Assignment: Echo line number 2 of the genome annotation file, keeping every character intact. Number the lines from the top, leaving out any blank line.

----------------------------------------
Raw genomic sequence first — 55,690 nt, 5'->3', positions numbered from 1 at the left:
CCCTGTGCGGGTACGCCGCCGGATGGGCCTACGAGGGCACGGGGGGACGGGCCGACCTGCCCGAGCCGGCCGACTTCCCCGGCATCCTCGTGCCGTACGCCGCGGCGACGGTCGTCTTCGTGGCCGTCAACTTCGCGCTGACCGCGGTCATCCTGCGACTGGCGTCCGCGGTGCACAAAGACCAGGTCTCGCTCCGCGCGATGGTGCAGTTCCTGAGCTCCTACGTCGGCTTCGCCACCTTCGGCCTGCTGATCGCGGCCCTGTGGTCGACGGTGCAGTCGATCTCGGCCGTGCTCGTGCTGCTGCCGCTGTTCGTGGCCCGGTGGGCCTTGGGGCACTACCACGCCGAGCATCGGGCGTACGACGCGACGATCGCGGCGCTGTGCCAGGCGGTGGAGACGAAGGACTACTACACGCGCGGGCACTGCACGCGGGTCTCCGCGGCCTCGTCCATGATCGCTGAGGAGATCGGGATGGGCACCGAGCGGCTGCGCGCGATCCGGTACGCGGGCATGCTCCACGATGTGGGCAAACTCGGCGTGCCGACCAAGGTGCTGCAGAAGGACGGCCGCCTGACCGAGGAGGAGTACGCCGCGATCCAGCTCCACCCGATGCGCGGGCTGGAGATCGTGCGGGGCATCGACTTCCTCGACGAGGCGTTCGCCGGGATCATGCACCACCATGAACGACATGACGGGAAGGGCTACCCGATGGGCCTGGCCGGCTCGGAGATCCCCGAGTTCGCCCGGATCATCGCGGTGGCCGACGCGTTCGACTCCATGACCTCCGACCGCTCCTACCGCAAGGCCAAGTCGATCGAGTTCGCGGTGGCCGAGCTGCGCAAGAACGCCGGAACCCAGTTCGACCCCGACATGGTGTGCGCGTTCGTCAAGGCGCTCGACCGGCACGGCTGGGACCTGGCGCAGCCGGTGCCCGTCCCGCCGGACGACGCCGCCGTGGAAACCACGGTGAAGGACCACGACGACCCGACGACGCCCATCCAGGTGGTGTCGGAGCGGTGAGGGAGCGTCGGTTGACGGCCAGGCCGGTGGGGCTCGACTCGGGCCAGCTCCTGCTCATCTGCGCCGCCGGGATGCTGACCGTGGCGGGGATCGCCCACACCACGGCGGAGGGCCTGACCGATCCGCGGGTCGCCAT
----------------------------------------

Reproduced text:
CCCTGTGCGGGTACGCCGCCGGATGGGCCTACGAGGGCACGGGGGGACGGGCCGACCTGCCCGAGCCGGCCGACTTCCCCGGCATCCTCGTGCCGTACGCCGCGGCGACGGTCGTCTTCGTGGCCGTCAACTTCGCGCTGACCGCGGTCATCCTGCGACTGGCGTCCGCGGTGCACAAAGACCAGGTCTCGCTCCGCGCGATGGTGCAGTTCCTGAGCTCCTACGTCGGCTTCGCCACCTTCGGCCTGCTGATCGCGGCCCTGTGGTCGACGGTGCAGTCGATCTCGGCCGTGCTCGTGCTGCTGCCGCTGTTCGTGGCCCGGTGGGCCTTGGGGCACTACCACGCCGAGCATCGGGCGTACGACGCGACGATCGCGGCGCTGTGCCAGGCGGTGGAGACGAAGGACTACTACACGCGCGGGCACTGCACGCGGGTCTCCGCGGCCTCGTCCATGATCGCTGAGGAGATCGGGATGGGCACCGAGCGGCTGCGCGCGATCCGGTACGCGGGCATGCTCCACGATGTGGGCAAACTCGGCGTGCCGACCAAGGTGCTGCAGAAGGACGGCCGCCTGACCGAGGAGGAGTACGCCGCGATCCAGCTCCACCCGATGCGCGGGCTGGAGATCGTGCGGGGCATCGACTTCCTCGACGAGGCGTTCGCCGGGATCATGCACCACCATGAACGACATGACGGGAAGGGCTACCCGATGGGCCTGGCCGGCTCGGAGATCCCCGAGTTCGCCCGGATCATCGCGGTGGCCGACGCGTTCGACTCCATGACCTCCGACCGCTCCTACCGCAAGGCCAAGTCGATCGAGTTCGCGGTGGCCGAGCTGCGCAAGAACGCCGGAACCCAGTTCGACCCCGACATGGTGTGCGCGTTCGTCAAGGCGCTCGACCGGCACGGCTGGGACCTGGCGCAGCCGGTGCCCGTCCCGCCGGACGACGCCGCCGTGGAAACCACGGTGAAGGACCACGACGACCCGACGACGCCCATCCAGGTGGTGTCGGAGCGGTGAGGGAGCGTCGGTTGACGGCCAGGCCGGTGGGGCTCGACTCGGGCCAGCTCCTGCTCATCTGCGCCGCCGGGATGCTGACCGTGGCGGGGATCGCCCACACCACGGCGGAGGGCCTGACCGATCCGCGGGTCGCCAT